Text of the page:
A little corner of Utah is soon traversed, and leaves no particular impressions on the mind. By an early hour on Wednesday morning we stopped to breakfast at Toano, a little station on a bleak, high- lying plateau in Nevada. The man who kept the station eating-house was a Scot, and learning that I was the same, he grew very friendly, and gave me some advice on the country I was now entering. "You see," said he, "I tell you this, because I come from your country." Hail, brither Scots!

His most important hint was on the moneys of this part of the world. There is something in the simplicity of a decimal coinage which is revolting to the human mind; thus the French, in small affairs, reckon strictly by halfpence; and you have to solve, by a spasm of mental arithmetic, such posers as thirty-two, forty-five, or even a hundred halfpence. In the Pacific States they have made a bolder push for complexity, and settle their affairs by a coin that no longer that no longer exists - the BIT, or old Mexican real. The supposed value of the bit is twelve and a half cents, eight to the dollar. When it comes to two bits, the quarter-dollar stands for the required amount. But how about an odd bit? The nearest coin to it is a dime, which is, short by a fifth. That, then, is called a SHORT bit. If you have one, you lay it triumphantly down, and save two and a half cents. But if you have not, and lay down a quarter, the bar-keeper or shopman calmly tenders you a dime by way of change; and thus you have paid what is called a LONG BIT, and lost two and a half cents, or even, by comparison with a short bit, five cents. In country places all over the Pacific coast, nothing lower than a bit is ever asked or taken, which vastly increases the cost of life; as even for a glass of beer you must pay fivepence or sevenpence-halfpenny, as the case may be. You would say that this system of mutual robbery was as broad as it was long; but I have discovered a plan to make it broader, with which I here endow the public. It is brief and simple - radiantly simple. There is one place where five cents are recognised, and that is the post-office. A quarter is only worth two bits, a short and a long. Whenever you have a quarter, go to the post-office and buy five cents worth of postage-stamps; you will receive in change two dimes, that is, two short bits. The purchasing power of your money is undiminished. You can go and have your two glasses of beer all the same; and you have made yourself a present of five cents worth of postage-stamps into the bargain. Benjamin Franklin would have patted me on the head for this discovery.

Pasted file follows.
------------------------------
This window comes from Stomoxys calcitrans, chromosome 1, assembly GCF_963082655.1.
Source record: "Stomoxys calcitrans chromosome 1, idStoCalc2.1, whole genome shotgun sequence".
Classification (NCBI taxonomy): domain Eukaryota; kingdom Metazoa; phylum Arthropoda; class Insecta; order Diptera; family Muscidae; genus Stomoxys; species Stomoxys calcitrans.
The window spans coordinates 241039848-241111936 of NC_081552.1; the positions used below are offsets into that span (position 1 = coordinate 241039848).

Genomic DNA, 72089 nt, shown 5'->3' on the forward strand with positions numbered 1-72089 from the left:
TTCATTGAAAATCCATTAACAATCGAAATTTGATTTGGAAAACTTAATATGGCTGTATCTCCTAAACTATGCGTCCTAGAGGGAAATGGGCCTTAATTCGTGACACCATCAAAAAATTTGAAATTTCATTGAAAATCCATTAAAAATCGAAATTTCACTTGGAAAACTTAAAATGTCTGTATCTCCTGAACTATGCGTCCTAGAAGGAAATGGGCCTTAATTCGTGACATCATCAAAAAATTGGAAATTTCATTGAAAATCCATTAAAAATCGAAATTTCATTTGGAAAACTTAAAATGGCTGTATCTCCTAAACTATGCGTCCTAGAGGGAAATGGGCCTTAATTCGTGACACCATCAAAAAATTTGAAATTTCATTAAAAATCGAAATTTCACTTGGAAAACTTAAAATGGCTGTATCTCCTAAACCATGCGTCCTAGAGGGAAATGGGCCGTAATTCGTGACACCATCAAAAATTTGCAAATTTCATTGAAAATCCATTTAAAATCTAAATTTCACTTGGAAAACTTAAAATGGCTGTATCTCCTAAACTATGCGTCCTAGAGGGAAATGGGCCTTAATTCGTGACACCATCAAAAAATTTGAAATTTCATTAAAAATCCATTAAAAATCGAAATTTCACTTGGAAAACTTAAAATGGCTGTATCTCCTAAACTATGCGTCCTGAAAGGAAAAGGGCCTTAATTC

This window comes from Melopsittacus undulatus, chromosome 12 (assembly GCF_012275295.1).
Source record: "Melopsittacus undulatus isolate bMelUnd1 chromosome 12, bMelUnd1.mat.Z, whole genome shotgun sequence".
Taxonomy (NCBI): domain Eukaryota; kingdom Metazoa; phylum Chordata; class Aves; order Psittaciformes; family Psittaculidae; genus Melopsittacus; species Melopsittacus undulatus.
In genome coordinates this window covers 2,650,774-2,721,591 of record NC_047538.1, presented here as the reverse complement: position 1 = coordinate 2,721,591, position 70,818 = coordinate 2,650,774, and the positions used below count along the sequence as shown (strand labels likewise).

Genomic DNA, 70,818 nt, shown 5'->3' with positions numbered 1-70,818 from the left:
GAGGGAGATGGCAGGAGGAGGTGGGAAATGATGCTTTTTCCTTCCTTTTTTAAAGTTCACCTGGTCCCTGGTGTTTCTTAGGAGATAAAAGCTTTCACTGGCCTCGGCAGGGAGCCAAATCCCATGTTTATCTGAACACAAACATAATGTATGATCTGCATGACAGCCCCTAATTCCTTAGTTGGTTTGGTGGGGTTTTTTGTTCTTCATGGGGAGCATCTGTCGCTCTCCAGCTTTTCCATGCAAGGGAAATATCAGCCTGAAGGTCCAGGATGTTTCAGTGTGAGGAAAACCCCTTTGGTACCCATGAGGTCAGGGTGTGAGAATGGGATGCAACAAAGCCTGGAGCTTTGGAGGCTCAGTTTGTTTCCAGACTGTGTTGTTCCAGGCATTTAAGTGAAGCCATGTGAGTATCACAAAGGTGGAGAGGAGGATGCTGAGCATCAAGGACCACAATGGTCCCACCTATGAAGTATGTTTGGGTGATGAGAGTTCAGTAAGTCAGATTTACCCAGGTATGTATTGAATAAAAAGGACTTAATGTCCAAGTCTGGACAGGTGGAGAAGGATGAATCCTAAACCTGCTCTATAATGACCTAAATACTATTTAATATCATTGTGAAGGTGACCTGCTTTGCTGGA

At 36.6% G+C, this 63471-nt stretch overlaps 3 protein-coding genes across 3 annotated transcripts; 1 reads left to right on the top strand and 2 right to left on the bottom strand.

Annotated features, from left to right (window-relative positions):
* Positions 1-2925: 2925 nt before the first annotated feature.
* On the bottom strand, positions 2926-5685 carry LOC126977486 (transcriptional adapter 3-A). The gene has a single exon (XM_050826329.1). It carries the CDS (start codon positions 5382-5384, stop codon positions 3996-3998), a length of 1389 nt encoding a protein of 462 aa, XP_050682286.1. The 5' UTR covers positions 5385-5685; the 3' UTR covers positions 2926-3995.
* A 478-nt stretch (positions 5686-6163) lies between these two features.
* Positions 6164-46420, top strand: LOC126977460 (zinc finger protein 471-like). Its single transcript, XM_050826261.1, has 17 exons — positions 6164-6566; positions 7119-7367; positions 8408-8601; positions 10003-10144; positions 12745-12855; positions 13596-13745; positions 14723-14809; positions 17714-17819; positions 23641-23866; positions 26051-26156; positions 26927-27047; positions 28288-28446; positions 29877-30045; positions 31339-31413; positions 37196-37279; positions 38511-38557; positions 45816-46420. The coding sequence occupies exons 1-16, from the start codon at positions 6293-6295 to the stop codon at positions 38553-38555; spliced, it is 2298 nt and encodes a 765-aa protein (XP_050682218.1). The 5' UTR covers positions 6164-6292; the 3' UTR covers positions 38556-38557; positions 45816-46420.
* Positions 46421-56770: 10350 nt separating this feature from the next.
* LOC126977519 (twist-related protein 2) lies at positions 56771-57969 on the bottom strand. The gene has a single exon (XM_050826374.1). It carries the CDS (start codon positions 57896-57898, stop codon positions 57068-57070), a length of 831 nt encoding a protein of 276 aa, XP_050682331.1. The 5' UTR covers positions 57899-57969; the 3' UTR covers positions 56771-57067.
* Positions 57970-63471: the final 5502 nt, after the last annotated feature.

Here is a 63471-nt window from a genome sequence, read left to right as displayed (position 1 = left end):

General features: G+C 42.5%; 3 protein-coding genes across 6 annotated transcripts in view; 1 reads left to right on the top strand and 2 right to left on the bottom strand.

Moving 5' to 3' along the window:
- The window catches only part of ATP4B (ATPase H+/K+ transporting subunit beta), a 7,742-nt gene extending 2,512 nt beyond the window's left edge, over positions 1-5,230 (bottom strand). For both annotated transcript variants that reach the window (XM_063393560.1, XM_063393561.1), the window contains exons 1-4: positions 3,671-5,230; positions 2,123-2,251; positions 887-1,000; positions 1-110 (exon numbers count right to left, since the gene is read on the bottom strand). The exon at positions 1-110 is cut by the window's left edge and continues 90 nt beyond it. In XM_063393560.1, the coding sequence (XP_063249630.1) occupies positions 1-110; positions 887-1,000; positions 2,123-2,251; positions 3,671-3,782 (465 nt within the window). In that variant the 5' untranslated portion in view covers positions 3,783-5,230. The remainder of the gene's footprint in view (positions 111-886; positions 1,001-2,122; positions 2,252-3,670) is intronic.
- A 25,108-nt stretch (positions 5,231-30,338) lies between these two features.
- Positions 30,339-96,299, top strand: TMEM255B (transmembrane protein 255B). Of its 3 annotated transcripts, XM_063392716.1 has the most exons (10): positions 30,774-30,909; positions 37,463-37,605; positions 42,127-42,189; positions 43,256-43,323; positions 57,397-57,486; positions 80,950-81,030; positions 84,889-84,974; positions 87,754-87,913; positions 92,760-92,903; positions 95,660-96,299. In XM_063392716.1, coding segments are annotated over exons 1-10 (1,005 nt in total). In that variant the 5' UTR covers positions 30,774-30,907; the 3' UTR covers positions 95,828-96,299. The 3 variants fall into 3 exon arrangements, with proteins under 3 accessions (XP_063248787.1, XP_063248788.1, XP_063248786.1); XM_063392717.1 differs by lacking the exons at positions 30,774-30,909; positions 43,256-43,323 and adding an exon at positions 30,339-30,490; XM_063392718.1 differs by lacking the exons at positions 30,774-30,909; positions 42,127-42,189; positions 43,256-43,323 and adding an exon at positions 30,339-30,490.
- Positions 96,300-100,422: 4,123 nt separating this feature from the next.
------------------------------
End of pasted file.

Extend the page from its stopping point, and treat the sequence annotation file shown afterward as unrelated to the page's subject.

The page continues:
From Toano we travelled all day through deserts of alkali and sand, horrible to man, and bare sage-brush country that seemed little kindlier, and came by supper-time to Elko. As we were standing, after our manner, outside the station, I saw two men whip suddenly from underneath the cars, and take to their heels across country. They were tramps, it appeared, who had been riding on the beams since eleven of the night before; and several of my fellow- passengers had already seen and conversed with them while we broke our fast at Toano. These land stowaways play a great part over here in America, and I should have liked dearly to become acquainted with them.

At Elko an odd circumstance befell me. I was coming out from supper, when I was stopped by a small, stout, ruddy man, followed by two others taller and ruddier than himself.

"Excuse me, sir," he said, "but do you happen to be going on?"

I said I was, whereupon he said he hoped to persuade me to desist from that intention. He had a situation to offer me, and if we could come to terms, why, good and well. "You see," he continued, "I'm running a theatre here, and we're a little short in the orchestra. You're a musician, I guess?"

Across the Plains Page 22

Robert Louis Stevenson Stories

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Robert Louis Stevenson
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